- "Custer" (26:24) Having arrested an army deserter for the murder of a rancher, Matt refuses to turn him over for court-martial.

- "The Round Up" (26:19) Trouble follows when Matt closes the bar to a group of drunken cowboys. Written by Sam Peckinpah.

- "Young Man with a Gun" (26:20) When Matt kills a gunman in a shootout, the victim's 16-year-old brother vows to avenge him.

- "Indian White" (26:23) When the Third Cavalry returns with a 12-year-old Cheyenne prisoner, a woman claims it's her long-missing son, whom the tribe kidnapped 10 years earlier.

- "How to Cure a Friend" (26:11) A crooked gambler (Andrew Duggan) sets up a poker game with the richest man in Dodge City.

- "Legal Revenge" (26:12) Although a homesteader claims he cut his leg chopping wood, Doc tells Matt the wound may have been inflicted by the man's wife (Cloris Leachman). Written by Sam Peckinpah.

- "The Mistake" (26:22) Arrested for the murder of Miss Kitty's faro dealer, a poker player (Mike Connors) claims he was with Doc, who's left town and can't confirm his alibi.

- "Greater Love" (26:17) Two wounded stagecoach robbers take Doc hostage. Claude Akins guest stars.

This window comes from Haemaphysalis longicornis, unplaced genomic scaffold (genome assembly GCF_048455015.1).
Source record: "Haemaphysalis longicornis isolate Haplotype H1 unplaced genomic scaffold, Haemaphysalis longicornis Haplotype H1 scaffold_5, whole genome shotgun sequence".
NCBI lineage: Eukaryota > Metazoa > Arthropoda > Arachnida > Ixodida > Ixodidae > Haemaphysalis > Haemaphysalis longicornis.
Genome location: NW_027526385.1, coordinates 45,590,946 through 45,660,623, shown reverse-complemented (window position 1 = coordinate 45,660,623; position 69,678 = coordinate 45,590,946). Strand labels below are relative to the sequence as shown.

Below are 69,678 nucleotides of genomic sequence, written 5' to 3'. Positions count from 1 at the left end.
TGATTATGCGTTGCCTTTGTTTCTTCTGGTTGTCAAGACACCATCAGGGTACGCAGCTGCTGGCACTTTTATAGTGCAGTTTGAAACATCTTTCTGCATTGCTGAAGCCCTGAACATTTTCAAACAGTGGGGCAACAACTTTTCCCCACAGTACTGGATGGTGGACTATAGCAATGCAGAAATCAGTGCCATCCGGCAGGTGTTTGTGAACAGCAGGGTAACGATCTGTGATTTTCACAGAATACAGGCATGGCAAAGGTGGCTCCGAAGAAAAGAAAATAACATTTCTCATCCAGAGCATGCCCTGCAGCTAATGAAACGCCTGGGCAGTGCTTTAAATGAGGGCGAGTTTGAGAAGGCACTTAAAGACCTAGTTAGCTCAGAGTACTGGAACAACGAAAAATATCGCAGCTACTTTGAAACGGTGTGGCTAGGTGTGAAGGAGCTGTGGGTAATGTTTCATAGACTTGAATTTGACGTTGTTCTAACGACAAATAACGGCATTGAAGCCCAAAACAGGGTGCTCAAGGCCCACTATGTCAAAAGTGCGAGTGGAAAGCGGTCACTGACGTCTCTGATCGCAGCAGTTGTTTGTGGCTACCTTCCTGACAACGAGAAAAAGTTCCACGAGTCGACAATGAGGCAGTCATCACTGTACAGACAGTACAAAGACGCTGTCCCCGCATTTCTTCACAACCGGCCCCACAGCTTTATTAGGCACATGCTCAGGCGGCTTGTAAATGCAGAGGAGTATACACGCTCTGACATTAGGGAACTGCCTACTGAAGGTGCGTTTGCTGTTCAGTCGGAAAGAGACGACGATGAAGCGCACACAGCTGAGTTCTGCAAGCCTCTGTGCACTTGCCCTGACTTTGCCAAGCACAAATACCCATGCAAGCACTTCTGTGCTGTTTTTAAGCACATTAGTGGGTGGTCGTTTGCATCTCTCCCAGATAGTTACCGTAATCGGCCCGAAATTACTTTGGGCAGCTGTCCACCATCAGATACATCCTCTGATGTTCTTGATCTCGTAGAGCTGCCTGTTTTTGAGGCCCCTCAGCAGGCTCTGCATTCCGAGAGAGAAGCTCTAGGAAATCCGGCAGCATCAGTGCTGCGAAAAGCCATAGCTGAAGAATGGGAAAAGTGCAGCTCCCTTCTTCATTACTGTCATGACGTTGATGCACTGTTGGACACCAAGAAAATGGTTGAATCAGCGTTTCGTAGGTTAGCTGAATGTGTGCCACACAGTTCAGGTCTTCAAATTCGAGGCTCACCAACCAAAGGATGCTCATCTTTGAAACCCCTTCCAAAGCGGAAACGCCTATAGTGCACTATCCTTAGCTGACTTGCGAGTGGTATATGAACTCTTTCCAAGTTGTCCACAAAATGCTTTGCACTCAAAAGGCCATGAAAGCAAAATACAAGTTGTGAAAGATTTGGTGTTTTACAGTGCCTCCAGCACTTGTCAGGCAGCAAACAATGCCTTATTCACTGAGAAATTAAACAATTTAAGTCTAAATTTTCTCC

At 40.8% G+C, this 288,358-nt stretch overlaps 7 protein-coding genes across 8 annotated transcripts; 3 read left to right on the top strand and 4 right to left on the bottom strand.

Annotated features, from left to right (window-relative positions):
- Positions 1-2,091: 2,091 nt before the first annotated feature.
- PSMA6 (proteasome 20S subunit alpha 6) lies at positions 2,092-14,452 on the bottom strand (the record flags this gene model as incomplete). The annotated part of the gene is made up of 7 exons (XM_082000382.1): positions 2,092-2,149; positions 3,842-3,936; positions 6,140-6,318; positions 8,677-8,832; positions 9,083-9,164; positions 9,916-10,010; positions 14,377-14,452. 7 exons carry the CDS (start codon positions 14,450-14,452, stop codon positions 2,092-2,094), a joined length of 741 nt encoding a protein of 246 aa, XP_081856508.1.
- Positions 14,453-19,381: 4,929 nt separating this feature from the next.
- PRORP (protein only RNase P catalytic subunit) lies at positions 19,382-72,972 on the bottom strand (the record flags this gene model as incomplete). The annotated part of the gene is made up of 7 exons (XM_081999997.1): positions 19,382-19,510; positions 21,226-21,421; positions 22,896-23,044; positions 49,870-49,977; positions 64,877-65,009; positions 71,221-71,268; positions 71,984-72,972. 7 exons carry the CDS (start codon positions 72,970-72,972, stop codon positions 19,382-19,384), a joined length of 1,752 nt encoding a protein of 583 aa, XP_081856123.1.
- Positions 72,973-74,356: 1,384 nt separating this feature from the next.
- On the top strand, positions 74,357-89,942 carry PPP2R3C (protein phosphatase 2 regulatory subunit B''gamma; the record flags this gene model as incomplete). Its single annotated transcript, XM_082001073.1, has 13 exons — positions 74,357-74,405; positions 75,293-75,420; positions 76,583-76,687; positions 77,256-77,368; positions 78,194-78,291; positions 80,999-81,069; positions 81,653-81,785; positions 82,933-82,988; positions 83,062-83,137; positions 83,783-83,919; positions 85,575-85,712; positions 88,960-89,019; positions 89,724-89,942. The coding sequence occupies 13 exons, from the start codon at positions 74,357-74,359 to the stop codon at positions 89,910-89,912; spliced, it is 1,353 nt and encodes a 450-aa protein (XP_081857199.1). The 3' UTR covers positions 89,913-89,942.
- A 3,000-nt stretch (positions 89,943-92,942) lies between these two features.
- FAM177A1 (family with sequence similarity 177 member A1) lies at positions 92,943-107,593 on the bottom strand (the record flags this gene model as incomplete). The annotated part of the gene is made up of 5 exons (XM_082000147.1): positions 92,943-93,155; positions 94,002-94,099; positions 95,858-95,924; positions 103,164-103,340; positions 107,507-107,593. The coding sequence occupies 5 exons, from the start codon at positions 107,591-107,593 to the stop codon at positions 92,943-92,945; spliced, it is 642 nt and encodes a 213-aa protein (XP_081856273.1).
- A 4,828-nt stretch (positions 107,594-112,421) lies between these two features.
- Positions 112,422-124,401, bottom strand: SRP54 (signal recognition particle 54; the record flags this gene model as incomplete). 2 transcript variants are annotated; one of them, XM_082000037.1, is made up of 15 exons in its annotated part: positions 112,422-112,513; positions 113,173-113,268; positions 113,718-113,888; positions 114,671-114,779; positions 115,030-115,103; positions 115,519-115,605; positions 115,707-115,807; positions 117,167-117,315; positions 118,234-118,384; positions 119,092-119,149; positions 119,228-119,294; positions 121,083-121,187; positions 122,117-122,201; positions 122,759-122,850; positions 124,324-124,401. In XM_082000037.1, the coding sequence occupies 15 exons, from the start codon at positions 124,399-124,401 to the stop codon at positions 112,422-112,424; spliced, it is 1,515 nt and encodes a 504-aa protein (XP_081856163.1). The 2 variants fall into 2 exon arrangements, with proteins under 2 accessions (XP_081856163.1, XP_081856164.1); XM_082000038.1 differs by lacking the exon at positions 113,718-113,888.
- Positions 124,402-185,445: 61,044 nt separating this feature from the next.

- "No Indians" (26:16) Although the evidence suggests the Pawnees shot and scalped a family of four, Matt suspects it's the work of white men posing as Indians.

- "Spring Term" (26:17) When a bullet meant for Matt hits someone else by mistake, he sets out to capture the men who tried to kill him.

- "Poor Pearl" (26:22) Matt becomes involved in a quarrel between two men in love with the same woman. Written by Sam Peckinpah.

- "Cholera" (26:15) When Doc doesn't turn up to treat a suspected cholera outbreak, Matt and Chester set out to find him. Paul Fix guest stars.

- "Pucket's New Year" (26:20) Matt promises to find the skinner who abandoned a buffalo hunter in a three-day blizzard. Grant Withers and Richard Deacon guest star.